Ever since the Central Statistics Office (CSO) put out India’s new GDP series (base year 2011-12) in 2015, the debate over India’s actual growth numbers has been relentless.

Recently, when the CSO released the historical estimates for India’s new GDP series (back series data from FY06 to FY12), which showed growth numbers prior to 2011 revised down, there was yet another round of bickering and squabbling over the numbers.

The substantial bump up in GDP numbers for FY17 and FY18, just a day before the Budget has only complicated matters further.

But if one were to take the final figures put out by the CSO at face value for argument sake, the growth under the Modi government over the last five years is not that sombre. Despite demonetisation and GST-related disruptions, the final tally which shows average real GDP growth of 7.6 per cent for the NDA government against 6.7 per cent growth for the UPA II regime, suggests that the Modi government may not have done too badly.

But it may be too hard to take these numbers without a pinch of salt. After all other leading indicators have suggested more pain on the ground. Bank credit for instance, slipped to a multi-year low of 5 per cent in FY17.

Private consumption and government expenditure has slowed down over the past two years, a key concern for growth.

What has worked in favour of the government though, has been the sharp fall in inflation. While from an overall macro perspective, this is a welcome trend, it throws up other concerns. This is because much of the decline in inflation has been due to the collapse of food prices, which has resulted in deep-rooted stress for the farm sector.

Interestingly, the Centre has been raising its rural spend in the last two years. From 5.5 per cent of the total expenditure, the share of rural spending has gone up to 7.3 per cent in FY18; in the current FY19 fiscal, the figure is close to 7.8 per cent.

Still the rural sector has been under severe pressure, and as expected, the Centre has doled out a huge relief package in the form of direct income scheme. The cost to the Centre? A substantial ₹75,000 crore.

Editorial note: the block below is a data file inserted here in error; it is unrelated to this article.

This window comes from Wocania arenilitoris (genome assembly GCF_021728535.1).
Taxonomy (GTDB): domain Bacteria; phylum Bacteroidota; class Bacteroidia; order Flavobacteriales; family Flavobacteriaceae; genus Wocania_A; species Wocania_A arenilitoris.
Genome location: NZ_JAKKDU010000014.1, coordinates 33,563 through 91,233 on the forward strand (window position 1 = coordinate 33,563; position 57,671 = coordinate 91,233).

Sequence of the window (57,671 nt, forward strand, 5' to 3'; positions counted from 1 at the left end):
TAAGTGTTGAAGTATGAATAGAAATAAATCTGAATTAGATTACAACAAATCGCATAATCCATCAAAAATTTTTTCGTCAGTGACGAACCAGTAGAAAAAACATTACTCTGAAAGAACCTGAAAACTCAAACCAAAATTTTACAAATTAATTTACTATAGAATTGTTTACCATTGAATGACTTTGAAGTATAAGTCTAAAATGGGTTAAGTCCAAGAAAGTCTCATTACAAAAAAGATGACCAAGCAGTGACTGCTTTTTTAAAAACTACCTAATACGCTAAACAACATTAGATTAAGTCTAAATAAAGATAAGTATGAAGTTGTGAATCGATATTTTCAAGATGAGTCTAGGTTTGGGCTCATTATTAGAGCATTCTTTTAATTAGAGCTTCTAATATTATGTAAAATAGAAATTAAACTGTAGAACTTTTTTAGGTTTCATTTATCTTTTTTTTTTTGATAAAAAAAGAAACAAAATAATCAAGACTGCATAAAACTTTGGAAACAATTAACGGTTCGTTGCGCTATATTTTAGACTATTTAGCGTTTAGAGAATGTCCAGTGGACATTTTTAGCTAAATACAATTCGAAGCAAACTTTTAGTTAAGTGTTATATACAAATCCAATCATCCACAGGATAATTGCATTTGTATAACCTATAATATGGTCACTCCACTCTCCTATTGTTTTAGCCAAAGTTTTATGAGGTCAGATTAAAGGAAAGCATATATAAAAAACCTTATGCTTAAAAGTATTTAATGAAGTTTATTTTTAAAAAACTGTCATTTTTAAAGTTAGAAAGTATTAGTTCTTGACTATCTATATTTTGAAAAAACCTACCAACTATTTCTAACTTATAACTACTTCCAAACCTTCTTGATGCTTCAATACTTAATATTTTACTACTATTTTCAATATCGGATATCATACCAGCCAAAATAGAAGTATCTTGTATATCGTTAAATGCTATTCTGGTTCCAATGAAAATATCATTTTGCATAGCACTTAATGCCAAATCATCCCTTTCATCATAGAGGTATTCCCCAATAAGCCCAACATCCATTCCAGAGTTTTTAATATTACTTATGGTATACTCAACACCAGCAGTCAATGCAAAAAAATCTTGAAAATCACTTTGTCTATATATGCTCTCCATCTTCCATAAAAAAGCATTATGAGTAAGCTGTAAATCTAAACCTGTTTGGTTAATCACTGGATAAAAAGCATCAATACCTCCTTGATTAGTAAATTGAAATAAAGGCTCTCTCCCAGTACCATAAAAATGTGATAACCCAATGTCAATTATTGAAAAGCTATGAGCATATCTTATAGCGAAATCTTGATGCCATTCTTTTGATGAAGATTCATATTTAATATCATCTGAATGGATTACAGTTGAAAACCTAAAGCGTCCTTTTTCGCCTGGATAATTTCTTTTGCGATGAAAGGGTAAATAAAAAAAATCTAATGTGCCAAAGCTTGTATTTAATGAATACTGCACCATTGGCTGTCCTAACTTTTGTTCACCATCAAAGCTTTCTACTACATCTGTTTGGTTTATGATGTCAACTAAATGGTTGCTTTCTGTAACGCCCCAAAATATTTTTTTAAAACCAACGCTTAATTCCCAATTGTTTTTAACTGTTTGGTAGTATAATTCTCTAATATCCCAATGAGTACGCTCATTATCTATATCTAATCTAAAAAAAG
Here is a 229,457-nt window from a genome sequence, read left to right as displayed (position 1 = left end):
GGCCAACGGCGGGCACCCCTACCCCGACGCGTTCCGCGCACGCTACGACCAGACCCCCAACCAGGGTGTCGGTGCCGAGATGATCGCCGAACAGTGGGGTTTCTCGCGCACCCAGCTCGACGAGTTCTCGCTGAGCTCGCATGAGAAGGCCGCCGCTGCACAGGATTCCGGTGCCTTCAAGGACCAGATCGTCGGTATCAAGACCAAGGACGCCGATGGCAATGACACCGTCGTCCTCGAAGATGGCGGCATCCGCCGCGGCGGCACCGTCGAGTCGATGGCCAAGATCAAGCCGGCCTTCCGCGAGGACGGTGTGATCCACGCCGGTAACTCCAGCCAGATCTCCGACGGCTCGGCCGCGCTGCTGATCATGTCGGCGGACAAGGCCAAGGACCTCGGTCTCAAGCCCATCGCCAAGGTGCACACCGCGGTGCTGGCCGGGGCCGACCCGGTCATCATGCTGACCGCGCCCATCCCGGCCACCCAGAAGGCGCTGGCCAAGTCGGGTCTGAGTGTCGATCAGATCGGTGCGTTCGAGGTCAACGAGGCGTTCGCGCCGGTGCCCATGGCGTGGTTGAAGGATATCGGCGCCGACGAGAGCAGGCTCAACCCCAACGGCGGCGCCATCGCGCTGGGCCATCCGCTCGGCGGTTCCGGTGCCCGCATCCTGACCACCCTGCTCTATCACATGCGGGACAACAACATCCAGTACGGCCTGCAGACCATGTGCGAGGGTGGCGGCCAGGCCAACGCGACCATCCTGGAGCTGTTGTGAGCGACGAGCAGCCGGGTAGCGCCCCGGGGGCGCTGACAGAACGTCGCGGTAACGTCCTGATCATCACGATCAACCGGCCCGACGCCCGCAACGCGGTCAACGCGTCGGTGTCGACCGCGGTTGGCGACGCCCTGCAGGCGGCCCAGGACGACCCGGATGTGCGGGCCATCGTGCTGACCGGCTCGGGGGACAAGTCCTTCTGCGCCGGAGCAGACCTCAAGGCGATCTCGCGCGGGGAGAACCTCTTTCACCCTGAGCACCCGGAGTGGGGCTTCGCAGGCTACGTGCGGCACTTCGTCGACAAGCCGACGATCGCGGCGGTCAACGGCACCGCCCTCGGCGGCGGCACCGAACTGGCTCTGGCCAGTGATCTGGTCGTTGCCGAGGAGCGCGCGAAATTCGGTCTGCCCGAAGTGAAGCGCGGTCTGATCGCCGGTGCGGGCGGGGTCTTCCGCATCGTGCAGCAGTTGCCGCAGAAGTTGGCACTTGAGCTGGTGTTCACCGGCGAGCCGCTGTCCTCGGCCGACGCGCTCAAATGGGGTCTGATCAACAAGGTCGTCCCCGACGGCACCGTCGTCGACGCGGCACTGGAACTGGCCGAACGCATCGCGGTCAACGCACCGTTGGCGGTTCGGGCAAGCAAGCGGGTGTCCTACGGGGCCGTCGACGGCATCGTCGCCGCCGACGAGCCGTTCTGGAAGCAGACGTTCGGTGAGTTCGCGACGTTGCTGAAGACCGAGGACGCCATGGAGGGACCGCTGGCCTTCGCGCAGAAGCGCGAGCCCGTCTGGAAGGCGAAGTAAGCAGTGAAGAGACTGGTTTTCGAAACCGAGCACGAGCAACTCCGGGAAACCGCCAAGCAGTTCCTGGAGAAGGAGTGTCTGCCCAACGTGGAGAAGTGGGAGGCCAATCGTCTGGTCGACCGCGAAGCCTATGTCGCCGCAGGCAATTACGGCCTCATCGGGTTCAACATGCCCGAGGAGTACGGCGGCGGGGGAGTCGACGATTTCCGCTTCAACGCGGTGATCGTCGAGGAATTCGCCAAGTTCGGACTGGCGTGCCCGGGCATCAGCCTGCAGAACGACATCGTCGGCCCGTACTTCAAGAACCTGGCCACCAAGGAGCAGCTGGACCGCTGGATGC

This raises a bigger issue, as it provides little headroom for discretionary spends.

Capital expenditure dips

This brings us to the larger issue of the quality of fiscal consolidation that has suffered in the past few years. While there has been a lot of focus on reining in the fiscal deficit and meeting the much-revered 3-3.3 per cent, crimping on expenditure has cost the economy dear.

In India, the bulk of government spending is mostly biased towards boosting consumption rather than investments. The expenditure on interest payments, defence, pay and allowances and subsidies are the main components of the Central government’s revenue expenditure.

The share of capital expenditure as a percentage of GDP or total expenditure has been falling in recent years. From 14 per cent in FY16, the share of capital expenditure is down to 12-odd per cent. The Centre will need to raise its capital expenditure to have a greater and sustainable multiplier impact on overall growth. But going by the Budget numbers, capital expenditure has been pegged to grow by a muted 6 per cent in FY20; bulk of the incremental expenditure has once again gone towards revenue spends.

Interestingly, the Centre has relied increasingly on Internal and Extra Budgetary Resources (IEBR) in recent years to fund its capital expenditure.

The IEBR constitutes funds raised by central public sector enterprises by way of profits, loans and equity. The IEBR is kept out of the fiscal deficit calculation. Over the past years, IEBR has been moving up substantially.

In fact in the past three years, the IEBR has surpassed the budgeted allocation of capital expenditure.

In FY20, while gross budgetary support for capital expenditure is ₹3.36 lakh crore, the IEBR is a far higher ₹5.2 lakh crore!